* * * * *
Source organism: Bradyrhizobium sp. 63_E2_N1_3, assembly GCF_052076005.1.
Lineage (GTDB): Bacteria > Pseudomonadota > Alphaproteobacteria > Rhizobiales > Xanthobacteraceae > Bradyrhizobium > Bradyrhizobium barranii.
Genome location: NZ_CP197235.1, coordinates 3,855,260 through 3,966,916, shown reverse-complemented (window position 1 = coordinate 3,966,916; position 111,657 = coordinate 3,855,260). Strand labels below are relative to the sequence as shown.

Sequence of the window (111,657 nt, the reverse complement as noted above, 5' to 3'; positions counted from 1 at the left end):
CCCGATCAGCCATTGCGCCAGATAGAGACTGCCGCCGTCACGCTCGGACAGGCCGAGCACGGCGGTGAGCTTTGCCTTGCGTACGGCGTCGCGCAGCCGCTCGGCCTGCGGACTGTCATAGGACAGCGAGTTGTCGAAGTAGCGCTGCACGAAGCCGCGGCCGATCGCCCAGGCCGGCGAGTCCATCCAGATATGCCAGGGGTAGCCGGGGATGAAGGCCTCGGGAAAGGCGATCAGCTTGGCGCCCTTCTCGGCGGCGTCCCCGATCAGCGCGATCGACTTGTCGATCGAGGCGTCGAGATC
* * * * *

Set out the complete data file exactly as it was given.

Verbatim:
Source organism: Bradyrhizobium sp. 63_E2_N1_3, assembly GCF_052076005.1.
Lineage (GTDB): Bacteria > Pseudomonadota > Alphaproteobacteria > Rhizobiales > Xanthobacteraceae > Bradyrhizobium > Bradyrhizobium barranii.
Genome location: NZ_CP197235.1, coordinates 3,855,260 through 3,966,916, shown reverse-complemented (window position 1 = coordinate 3,966,916; position 111,657 = coordinate 3,855,260). Strand labels below are relative to the sequence as shown.

Sequence of the window (111,657 nt, the reverse complement as noted above, 5' to 3'; positions counted from 1 at the left end):
CCCGATCAGCCATTGCGCCAGATAGAGACTGCCGCCGTCACGCTCGGACAGGCCGAGCACGGCGGTGAGCTTTGCCTTGCGTACGGCGTCGCGCAGCCGCTCGGCCTGCGGACTGTCATAGGACAGCGAGTTGTCGAAGTAGCGCTGCACGAAGCCGCGGCCGATCGCCCAGGCCGGCGAGTCCATCCAGATATGCCAGGGGTAGCCGGGGATGAAGGCCTCGGGAAAGGCGATCAGCTTGGCGCCCTTCTCGGCGGCGTCCCCGATCAGCGCGATCGACTTGTCGATCGAGGCGTCGAGATC